Letting the Music Do the Talking at U of M

For some of us who were undergrads in the days of Led Zeppelin and Deep Purple, our interest in music—tube amps!—lured us into electrical engineering. Of course, we would have been shocked if our professors had tapped into that interest and livened up our lab sessions.

Oh, how things have changed—for the better. At the University of Michigan, Dr. Alexander Ganago is using music to bring EE concepts to life.

Ganago is an adjunct professor of electrical engineering and computer science and also the instructional laboratories manager. In that latter role, he has designed hands-on experiments that engage students through their ears and eyes.

In the spectra lab, Fourier theory is brought to life by listening to simple periodic signals—sine, square and ramp—and observing the fundamentals and overtones. Next, students hear and see the spectra of flutes, pianos and other instruments. This lets them harmonize audible perceptions with objective measurements, combining EE theory with music appreciation. Time permitting, they can play their favorite music and observe it in the time and frequency domains.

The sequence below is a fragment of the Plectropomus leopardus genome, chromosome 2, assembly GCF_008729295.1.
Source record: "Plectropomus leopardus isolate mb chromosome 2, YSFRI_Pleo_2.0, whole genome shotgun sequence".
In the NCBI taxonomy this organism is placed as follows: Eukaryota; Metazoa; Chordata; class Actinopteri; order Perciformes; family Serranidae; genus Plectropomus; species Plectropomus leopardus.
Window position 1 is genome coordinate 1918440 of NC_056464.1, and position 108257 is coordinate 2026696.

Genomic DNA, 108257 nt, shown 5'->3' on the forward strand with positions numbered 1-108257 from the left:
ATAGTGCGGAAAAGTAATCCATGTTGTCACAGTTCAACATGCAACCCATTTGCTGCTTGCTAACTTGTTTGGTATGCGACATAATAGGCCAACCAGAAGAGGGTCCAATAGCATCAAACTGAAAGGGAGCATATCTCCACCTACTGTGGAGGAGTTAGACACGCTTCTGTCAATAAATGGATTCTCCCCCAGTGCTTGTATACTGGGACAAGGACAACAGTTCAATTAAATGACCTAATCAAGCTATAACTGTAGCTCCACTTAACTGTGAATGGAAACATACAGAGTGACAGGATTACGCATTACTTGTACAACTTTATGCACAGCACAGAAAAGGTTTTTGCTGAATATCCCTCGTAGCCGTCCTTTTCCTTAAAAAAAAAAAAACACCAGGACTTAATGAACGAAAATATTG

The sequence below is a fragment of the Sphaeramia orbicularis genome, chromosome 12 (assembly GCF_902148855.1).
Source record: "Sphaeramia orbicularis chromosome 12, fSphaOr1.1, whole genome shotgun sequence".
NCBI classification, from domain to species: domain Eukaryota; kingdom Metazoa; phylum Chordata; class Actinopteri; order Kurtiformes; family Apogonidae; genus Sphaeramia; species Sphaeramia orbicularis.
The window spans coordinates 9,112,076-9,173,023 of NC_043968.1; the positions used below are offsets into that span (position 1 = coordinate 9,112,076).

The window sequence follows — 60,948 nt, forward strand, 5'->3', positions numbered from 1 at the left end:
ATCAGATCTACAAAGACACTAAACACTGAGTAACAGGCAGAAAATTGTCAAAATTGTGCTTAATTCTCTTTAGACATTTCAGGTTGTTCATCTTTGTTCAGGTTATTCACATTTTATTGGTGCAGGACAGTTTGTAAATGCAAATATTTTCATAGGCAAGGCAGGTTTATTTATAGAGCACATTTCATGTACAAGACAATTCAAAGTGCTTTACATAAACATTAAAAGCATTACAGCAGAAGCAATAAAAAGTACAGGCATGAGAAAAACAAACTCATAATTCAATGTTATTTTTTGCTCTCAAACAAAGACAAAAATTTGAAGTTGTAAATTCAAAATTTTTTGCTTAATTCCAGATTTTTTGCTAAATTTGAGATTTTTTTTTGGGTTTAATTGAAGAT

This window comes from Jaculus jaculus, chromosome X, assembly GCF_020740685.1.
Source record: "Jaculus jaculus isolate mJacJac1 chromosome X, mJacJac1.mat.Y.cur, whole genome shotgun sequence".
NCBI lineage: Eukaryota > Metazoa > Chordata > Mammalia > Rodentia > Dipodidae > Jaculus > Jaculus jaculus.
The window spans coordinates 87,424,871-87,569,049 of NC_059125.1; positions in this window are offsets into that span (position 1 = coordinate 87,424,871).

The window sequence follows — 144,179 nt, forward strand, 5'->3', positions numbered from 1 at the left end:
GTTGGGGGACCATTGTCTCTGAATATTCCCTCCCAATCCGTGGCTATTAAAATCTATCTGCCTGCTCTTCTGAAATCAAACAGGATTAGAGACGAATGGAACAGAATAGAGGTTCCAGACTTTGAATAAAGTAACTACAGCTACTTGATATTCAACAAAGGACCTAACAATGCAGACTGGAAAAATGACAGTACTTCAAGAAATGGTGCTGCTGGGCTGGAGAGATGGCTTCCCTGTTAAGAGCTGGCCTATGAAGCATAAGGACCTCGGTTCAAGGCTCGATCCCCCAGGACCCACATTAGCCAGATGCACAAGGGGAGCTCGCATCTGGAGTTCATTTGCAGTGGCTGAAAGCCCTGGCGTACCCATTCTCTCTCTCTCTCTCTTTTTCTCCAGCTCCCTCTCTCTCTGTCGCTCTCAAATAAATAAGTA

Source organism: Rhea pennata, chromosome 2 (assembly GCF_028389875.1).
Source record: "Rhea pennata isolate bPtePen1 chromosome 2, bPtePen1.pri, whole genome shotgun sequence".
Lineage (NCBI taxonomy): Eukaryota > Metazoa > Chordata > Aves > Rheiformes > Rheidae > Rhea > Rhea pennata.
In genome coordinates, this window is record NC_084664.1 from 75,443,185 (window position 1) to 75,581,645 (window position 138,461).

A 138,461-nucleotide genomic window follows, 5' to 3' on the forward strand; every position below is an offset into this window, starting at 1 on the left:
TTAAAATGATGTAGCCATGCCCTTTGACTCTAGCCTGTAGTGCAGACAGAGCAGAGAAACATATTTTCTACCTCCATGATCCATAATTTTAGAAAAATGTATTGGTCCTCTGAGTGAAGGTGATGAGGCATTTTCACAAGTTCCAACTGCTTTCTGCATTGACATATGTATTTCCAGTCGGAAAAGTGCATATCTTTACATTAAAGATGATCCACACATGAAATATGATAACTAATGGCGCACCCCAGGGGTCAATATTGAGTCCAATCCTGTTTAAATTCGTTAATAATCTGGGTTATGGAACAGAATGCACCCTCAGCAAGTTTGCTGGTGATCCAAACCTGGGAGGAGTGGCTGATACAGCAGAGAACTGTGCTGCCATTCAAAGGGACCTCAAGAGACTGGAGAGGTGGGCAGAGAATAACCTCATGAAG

In the filters lab, students solder up a circuit that can operate in one of four modes: low-pass, high-pass, band-pass or band-reject. After measuring the transfer function, they play a specific music clip through the filter and listen to the effect: bass guitar thumps through the low-pass; vocals sing through the band-pass, or are knocked out by the band-reject; and cymbals sizzle through the high-pass. Again, time permitting, they can plug in their own tunes and listen.

The sensory approach to EE theory has been so effective that the lab is showcased during tours for high-school students. Ganago believes the tie-in with music can also help generate interest in science and engineering among younger students.

All of this is enabled by a few basic instruments from Agilent: 34401 digital multimeters, 33220A function generators, E3631A power supplies and DSOX2012A oscilloscopes. The 100-MHz, two-channel scopes provide a time-domain view and, with built-in FFT capabilities, the associated frequency spectra.

I’ll bet the guitar solos in “Stairway to Heaven” and “Smoke on the Water” would look pretty cool on the screen of that scope.

To get more information on this article, please visit www.agilent.com/find/edumichigan

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